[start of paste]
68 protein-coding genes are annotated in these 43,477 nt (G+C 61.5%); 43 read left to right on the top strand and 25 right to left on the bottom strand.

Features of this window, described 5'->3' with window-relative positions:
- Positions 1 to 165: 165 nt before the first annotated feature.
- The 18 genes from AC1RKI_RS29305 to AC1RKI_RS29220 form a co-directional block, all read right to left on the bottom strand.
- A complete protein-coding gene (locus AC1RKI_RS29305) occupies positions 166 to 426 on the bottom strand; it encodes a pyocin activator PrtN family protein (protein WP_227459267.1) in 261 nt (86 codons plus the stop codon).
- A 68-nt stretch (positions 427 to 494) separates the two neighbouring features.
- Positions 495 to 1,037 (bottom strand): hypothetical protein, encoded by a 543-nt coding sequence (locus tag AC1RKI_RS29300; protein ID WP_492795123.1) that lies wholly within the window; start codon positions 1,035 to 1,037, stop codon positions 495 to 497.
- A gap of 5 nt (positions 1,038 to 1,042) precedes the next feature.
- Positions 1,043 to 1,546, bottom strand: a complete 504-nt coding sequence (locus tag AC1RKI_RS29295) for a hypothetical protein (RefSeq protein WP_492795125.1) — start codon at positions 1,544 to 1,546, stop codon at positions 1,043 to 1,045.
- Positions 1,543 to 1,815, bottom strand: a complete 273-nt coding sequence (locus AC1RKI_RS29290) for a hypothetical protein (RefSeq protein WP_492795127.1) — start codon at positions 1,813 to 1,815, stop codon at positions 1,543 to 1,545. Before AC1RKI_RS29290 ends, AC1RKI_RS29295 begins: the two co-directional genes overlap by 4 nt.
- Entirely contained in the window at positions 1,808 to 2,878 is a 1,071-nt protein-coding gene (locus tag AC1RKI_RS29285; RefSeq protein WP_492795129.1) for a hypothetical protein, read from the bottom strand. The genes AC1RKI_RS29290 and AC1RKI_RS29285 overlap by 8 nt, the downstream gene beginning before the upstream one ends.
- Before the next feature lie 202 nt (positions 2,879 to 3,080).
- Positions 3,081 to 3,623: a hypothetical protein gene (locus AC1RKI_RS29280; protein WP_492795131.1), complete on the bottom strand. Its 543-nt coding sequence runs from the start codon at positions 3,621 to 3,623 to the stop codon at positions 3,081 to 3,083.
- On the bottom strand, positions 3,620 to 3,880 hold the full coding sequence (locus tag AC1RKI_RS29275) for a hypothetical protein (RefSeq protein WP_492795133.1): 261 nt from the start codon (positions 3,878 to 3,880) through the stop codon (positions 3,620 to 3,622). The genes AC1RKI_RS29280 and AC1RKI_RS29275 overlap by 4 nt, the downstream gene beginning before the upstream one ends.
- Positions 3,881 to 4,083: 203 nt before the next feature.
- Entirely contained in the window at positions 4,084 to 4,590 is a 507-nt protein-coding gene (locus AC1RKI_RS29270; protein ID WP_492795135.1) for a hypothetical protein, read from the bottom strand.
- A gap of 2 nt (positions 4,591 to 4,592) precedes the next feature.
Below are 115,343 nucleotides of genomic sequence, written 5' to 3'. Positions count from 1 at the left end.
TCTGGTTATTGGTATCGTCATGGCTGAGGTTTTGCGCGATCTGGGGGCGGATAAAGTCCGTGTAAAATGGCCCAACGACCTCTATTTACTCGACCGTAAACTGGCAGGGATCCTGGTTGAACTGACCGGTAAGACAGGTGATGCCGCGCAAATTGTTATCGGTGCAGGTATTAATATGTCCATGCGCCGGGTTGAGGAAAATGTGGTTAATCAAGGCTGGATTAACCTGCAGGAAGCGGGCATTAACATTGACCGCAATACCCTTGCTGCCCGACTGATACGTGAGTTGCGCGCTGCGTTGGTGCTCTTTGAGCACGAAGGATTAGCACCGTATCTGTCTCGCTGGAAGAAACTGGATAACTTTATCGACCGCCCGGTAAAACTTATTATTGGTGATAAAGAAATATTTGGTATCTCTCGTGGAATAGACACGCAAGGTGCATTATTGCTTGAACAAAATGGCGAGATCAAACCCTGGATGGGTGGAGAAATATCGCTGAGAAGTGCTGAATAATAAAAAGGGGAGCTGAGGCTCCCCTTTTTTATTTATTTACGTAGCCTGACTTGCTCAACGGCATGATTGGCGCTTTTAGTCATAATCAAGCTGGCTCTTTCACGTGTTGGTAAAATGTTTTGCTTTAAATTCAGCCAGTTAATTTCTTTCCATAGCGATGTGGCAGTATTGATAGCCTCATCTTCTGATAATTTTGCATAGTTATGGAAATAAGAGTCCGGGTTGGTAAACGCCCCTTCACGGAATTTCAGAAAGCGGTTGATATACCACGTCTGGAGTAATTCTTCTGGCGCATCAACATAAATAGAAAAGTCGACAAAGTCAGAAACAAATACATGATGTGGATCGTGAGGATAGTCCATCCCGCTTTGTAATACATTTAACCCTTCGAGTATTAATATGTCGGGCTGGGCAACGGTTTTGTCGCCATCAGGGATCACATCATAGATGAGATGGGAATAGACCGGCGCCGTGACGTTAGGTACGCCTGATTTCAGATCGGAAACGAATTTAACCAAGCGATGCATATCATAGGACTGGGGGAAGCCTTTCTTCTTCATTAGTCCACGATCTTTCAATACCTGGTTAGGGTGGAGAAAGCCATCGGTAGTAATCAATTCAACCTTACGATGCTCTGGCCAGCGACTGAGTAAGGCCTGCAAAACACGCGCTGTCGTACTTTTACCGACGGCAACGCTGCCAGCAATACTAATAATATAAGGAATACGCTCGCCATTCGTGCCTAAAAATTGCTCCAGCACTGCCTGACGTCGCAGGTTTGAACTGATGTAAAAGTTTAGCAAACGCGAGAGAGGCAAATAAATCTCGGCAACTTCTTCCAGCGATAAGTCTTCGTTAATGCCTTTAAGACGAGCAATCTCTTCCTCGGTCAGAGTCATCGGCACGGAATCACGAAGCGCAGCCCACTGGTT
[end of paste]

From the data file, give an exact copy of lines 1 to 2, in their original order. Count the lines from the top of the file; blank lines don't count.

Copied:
68 protein-coding genes are annotated in these 43,477 nt (G+C 61.5%); 43 read left to right on the top strand and 25 right to left on the bottom strand.

Features of this window, described 5'->3' with window-relative positions: